Other People’s Children Review: Borrowed loves

To the French filmmaker Rebecca Zlotowski has always liked to capture a different, rebellious and daring femininity in her filmography from that young woman with a taste for illegal races in ‘Belle épine’ to that liberated twenty-something woman who breaks with the concepts of Arab culture in ‘An easy girl’. The director takes a real leap forward with her fifth feature film, ‘Other People’s Children’ presented in the Official Selection of the 79th Venice Festival and awarded the prize for best editing at the 18th Seville Festival.

the children of others

‘Other People’s Children’ focuses on a reality that cinema has rarely dealt with humanity and the charisma it demanded, that of middle-aged women who have not had children (either by their own decision or because life has led them not to have children). The protagonist of it is Rachel Friedman, a 45-year-old high school teacher, specialized in teaching adolescents at risk of social exclusion. The woman is having an illusion with Ali, an industrial car designer, also a middle-aged man whom she met in guitar lessons.

The film begins as if it were a romantic comedy., boy meets girl, a dream evening, followed by a night of passion. And it is after finishing the frenzy where the film begins to show his letters, when Rachel sees that in Ali’s apartment there is a room that clearly belongs to a girl and to see that his budding love is divorced and has a four-year-old daughter. From there, Zlotowski focuses on how a person begins a relationship with another, with all its consequences that is, with that metaphorical backpack that happens to live with other people’s children from a previous relationship.

the children of others

Really, What Zlotowski, who also signs the script, narrates is life itself. There is nothing strange in a world in which it is common to find half-siblings or arrejunta couples in which each party brings offspring from previous relationships or in which one of them does not have descendants. Nevertheless, Rarely has the focus been placed on this reality, much less with the humanity and affection with which Zlotowski does it with a childless woman who suddenly finds herself taking care of and taking responsibility for a four-year-old girl that makes her rethink her own decisions.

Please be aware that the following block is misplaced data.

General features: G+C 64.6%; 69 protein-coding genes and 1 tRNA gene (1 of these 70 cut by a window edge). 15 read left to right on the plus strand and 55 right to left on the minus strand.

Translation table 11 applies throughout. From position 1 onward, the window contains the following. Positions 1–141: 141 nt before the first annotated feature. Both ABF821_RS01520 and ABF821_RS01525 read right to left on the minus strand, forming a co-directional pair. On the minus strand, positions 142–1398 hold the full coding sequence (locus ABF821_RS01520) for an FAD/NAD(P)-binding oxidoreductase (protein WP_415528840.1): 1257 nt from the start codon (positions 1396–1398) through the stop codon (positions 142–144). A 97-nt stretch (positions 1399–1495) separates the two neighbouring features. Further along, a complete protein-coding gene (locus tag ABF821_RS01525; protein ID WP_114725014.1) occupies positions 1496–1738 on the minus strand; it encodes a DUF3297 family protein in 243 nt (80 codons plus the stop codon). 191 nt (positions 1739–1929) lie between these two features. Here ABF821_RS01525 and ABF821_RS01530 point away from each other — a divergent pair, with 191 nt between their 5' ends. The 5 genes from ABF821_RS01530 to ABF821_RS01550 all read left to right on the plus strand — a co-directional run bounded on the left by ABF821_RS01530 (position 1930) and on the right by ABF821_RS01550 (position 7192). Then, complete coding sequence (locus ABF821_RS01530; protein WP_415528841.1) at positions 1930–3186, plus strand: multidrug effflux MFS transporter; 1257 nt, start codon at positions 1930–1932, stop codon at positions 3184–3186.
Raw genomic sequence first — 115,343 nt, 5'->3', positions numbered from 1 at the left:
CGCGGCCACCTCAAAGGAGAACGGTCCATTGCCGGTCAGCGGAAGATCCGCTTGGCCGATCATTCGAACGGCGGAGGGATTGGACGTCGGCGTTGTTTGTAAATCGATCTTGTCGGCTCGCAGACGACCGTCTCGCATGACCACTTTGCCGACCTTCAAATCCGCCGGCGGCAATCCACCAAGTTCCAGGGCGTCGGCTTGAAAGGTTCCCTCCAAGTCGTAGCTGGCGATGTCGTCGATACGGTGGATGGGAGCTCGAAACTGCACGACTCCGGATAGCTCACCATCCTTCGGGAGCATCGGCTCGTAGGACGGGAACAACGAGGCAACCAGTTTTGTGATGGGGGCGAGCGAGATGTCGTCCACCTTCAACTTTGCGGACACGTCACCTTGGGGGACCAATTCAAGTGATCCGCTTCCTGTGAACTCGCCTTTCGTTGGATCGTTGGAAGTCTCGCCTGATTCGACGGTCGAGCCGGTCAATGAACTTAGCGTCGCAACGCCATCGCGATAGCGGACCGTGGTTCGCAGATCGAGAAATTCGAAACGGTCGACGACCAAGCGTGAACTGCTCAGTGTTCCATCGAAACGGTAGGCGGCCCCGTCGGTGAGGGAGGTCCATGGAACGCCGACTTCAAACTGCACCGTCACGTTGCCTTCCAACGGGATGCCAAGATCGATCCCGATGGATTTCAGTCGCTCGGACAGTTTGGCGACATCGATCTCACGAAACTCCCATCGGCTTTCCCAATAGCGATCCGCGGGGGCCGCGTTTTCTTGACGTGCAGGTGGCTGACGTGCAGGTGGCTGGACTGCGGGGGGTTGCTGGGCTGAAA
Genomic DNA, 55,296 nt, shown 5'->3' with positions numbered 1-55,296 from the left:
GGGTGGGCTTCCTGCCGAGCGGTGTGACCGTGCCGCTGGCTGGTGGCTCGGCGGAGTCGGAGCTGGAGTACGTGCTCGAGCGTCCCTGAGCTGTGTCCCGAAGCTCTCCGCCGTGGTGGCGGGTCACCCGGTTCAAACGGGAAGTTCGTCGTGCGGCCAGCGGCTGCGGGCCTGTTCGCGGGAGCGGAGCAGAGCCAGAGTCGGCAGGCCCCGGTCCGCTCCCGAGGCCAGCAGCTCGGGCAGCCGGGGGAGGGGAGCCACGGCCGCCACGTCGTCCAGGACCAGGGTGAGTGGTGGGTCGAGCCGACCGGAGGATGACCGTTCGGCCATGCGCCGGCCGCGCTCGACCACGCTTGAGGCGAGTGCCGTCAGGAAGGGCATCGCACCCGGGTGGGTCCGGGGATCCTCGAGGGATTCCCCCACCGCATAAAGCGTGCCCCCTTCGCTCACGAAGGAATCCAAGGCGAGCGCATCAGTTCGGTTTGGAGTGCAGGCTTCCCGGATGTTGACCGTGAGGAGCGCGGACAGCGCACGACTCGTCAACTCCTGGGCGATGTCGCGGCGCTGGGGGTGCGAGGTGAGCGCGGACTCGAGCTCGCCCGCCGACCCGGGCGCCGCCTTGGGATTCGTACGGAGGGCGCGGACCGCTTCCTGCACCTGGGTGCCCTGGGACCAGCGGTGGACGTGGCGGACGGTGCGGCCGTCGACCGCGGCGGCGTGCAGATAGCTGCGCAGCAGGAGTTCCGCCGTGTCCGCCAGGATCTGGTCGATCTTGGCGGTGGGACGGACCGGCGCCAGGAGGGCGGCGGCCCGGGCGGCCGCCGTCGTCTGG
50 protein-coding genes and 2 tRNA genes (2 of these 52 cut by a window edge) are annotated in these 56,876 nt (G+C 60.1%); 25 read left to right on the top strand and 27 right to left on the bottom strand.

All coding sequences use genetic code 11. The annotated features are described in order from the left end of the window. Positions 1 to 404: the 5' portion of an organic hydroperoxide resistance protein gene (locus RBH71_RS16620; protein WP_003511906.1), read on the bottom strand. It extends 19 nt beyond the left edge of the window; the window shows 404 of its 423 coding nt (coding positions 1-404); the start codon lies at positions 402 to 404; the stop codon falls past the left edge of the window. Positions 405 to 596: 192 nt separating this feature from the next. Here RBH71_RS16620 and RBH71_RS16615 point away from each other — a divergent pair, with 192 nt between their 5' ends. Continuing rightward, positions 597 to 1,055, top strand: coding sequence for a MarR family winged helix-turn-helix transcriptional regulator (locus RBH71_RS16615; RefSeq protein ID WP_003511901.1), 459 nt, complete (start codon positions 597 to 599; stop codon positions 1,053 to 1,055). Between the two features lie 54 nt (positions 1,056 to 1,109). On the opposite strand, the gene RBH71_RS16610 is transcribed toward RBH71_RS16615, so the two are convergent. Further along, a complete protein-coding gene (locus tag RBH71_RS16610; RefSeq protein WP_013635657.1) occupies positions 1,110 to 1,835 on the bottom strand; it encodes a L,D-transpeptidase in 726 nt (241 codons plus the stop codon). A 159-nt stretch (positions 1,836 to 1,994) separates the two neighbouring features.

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A film full of humanity and affection

Here is Virginie Efira, who has proven in recent years to be one of the best actresses of her generation, the one who has the challenge of showing the different prisms of the role of the stepmother, a family position little considered in public opinion. Zlotowski not only dignifies it, but knows how to give it extraordinary depth, introducing a series of everyday situations that delve into the important detailsin how an apparently banal comment becomes a clear gesture of grave contempt or how an alien situation can lead to a terrible marital argument.

Zlotowski shoots, perhaps, his most personal film (declared by the filmmaker herself, who was inspired by her own sentimental reality to create the story and the protagonist and who, due to the paradoxes of fate, became pregnant during filming). The director captures a film whose feminist spirit is seen in every daily gestureespecially in relation to the non-maternity of its protagonist, whose decision not to have children is a constant question that she asks herself, especially when her gynecologist warns her that her biological clock indicates that her time is running out. “It’s not that I think a woman isn’t complete without children, but it’s a collective experience that I don’t have access to”he comes to say in a scene.

the children of others

On the other hand, the filmmaker builds a careful portrait of what it means to face a couple who comes with the ‘extra’ of having children, about how to enter an already created circle, like those actors who enter the second season of a successful series and who have the challenge of dazzling an audience accustomed to certain characters. Also the fact that younger relatives have children, which show that uncomfortable look that is given to those who, being older, have not had children.

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In that sense, Zlotowski makes a masterpiece, the roundest of his filmography. The filmmaker has the virtue of turning the everyday into a cinematographic experience, in the vein of Mikhaël Hers, with a feminine gaze in which she endows her characters with a profound humanism and in which puts on the front page realities that exist but have not had that leading moment that they so deserve on the big screen (Even in the small details, like that moment in the shower in which the camera captures the naked body of the man, to show how she is attracted to her partner). In addition, with a positive approach, with bright scenes and a look that she sees ahead.

‘Other People’s Children’ honors the declarations of the director to be a tribute to those independent, free women who decided not to have children. A cinematographic jewel, splendid and full of affection for his characters, whom Zlotowski endows with an unusual humanity, in which a good person can hurt another, life itself, portrayed with that affection that only great filmmakers are capable of capturing for the public.

Note: 9

The best: A formidable protagonist, who conquers the hearts of the public. Virginie Efira is splendid.

Worst: That the French Film Academy has completely ignored this gem at the César 2023.

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